The peri-prosthetic tissue response to wear debris is complex and influenced by various factors including the size, area and number of particles. We hypothesised that the 'biologically active area' of all metal wear particles may predict the type of peri-prosthetic tissue response. Peri-prosthetic tissue was sampled from 21 patients undergoing revision of a small diameter metal-on-metal (MoM) total hip arthroplasty (THA) for aseptic loosening. An enzymatic protocol was used for tissue digestion and scanning electron microscope was used to characterise particles. Equivalent circle diameters and particle areas were calculated. Histomorphometric analyses were performed on all tissue specimens. Aspirates of synovial fluid were collected for analysis of the cytokine profile analysis, and compared with a control group of patients undergoing primary THA (n = 11) and revision of a failed ceramic-on-polyethylene arthroplasty (n = 6). The overall distribution of the size and area of the particles in both lymphocyte and non-lymphocyte-dominated responses were similar; however, the subgroup with lymphocyte-dominated peri-prosthetic tissue responses had a significantly larger total number of particles. 14 cytokines (interleukin (IL)-1ß, IL-2, IL-4, IL-5, IL-6, IL-10, IL-13, IL-17, interferon (IFN)-γ, and IFN-gamma-inducible protein 10), chemokines (macrophage inflammatory protein (MIP)-1α and MIP-1ß), and growth factors (granulocyte macrophage colony stimulating factor (GM-CSF) and platelet derived growth factor) were detected at significantly higher levels in patients with metal wear debris compared with the control group. Significantly higher levels for IL-1ß, IL-5, IL-10 and GM-CSF were found in the subgroup of tissues from failed MoM THAs with a lymphocyte-dominated peri-prosthetic response compared with those without this response. These results suggest that the 'biologically active area' predicts the type of peri-prosthetic tissue response. The cytokines IL-1ß, IL-5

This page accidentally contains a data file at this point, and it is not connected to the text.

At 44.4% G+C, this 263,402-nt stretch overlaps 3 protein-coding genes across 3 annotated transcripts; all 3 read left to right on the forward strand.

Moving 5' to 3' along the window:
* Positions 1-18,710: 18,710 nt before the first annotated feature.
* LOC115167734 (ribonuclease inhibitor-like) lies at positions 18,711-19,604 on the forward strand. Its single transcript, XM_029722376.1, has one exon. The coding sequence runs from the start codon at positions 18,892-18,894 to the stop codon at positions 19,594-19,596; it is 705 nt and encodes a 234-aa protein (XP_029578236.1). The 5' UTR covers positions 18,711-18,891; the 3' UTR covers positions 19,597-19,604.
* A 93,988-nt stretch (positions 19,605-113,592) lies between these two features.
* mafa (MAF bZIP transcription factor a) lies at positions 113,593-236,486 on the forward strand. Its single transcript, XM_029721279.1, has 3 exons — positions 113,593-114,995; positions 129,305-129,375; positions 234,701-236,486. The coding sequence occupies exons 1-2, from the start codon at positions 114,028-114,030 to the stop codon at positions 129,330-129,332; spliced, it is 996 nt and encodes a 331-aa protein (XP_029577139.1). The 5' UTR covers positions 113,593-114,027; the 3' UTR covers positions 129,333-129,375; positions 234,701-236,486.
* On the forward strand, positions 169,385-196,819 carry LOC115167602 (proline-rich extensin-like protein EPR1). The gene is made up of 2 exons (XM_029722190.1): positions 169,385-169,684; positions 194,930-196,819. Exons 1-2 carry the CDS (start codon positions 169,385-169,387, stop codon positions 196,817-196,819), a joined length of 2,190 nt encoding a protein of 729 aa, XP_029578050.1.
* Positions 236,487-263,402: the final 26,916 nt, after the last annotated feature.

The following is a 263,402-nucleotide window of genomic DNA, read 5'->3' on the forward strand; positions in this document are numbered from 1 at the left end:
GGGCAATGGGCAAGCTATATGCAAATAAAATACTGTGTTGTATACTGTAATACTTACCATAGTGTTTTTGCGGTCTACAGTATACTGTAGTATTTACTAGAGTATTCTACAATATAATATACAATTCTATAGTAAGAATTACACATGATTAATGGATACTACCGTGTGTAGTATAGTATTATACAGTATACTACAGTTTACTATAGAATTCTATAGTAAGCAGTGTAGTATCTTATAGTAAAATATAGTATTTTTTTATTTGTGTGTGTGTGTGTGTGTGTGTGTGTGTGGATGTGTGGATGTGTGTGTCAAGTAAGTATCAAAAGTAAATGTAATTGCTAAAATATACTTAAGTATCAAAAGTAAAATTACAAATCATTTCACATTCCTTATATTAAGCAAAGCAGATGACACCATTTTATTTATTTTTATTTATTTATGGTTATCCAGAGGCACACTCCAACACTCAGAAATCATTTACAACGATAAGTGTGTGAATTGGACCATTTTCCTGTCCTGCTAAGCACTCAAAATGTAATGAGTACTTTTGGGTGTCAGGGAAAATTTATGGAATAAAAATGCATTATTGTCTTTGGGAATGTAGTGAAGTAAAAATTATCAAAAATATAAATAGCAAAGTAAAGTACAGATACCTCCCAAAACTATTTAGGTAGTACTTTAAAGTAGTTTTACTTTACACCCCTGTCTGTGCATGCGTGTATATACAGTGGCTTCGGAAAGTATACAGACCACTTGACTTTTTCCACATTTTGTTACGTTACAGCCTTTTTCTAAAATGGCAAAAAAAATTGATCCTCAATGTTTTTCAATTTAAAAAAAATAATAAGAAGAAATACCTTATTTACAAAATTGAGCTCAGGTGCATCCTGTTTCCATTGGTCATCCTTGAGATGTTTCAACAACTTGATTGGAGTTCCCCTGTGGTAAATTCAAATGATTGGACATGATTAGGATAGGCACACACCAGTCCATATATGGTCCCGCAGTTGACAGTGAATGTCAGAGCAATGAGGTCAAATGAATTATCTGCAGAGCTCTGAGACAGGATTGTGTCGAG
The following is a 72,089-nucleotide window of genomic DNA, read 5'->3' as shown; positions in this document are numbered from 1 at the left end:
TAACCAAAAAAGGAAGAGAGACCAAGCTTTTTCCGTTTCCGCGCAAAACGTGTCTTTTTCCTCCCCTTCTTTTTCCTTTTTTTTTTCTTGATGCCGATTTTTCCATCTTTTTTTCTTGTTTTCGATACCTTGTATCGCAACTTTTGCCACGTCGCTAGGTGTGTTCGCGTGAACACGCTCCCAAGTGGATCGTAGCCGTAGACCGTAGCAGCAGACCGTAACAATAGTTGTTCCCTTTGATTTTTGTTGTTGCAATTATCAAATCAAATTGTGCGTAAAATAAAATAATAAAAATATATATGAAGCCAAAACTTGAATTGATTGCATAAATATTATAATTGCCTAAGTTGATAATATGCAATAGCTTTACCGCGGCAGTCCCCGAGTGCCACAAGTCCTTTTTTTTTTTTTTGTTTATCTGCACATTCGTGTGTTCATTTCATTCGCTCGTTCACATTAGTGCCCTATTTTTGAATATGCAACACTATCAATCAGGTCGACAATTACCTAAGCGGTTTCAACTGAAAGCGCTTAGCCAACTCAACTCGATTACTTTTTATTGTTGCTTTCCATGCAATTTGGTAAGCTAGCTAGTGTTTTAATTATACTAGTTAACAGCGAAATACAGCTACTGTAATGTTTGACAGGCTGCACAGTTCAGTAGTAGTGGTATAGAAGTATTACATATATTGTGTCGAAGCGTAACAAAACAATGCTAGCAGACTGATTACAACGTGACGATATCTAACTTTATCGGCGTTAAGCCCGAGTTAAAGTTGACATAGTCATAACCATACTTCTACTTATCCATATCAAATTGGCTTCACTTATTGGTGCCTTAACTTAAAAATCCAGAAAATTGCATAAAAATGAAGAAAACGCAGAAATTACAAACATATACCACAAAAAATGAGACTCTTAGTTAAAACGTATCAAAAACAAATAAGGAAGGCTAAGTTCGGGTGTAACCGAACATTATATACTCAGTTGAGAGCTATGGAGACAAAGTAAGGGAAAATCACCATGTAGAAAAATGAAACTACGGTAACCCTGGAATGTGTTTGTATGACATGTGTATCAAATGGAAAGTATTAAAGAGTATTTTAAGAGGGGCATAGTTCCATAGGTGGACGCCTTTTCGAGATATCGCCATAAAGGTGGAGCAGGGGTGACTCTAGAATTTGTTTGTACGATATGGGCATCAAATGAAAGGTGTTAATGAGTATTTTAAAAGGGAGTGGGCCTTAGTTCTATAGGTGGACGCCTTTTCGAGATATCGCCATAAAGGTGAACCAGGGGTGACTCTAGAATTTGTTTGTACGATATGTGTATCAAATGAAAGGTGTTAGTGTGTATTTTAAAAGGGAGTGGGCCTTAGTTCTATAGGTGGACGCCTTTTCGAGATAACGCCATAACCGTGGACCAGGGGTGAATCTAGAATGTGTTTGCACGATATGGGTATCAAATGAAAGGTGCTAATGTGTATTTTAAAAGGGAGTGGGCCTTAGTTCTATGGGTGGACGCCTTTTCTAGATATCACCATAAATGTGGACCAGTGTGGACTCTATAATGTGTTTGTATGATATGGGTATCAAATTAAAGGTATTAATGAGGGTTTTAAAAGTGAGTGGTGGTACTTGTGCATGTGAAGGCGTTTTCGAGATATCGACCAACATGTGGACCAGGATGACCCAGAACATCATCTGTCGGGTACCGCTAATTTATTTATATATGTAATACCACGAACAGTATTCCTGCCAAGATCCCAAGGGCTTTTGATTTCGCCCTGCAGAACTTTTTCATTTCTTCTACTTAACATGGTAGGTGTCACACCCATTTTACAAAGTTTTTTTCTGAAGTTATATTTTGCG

10. Magnetic Susceptibility Analyses of Nanophase Iron Particle Diameters and Volumes Produced through Laser Irradiation.

    NASA Astrophysics Data System (ADS)

    Markley, M. M.; Kletetschka, G.

    2015-12-01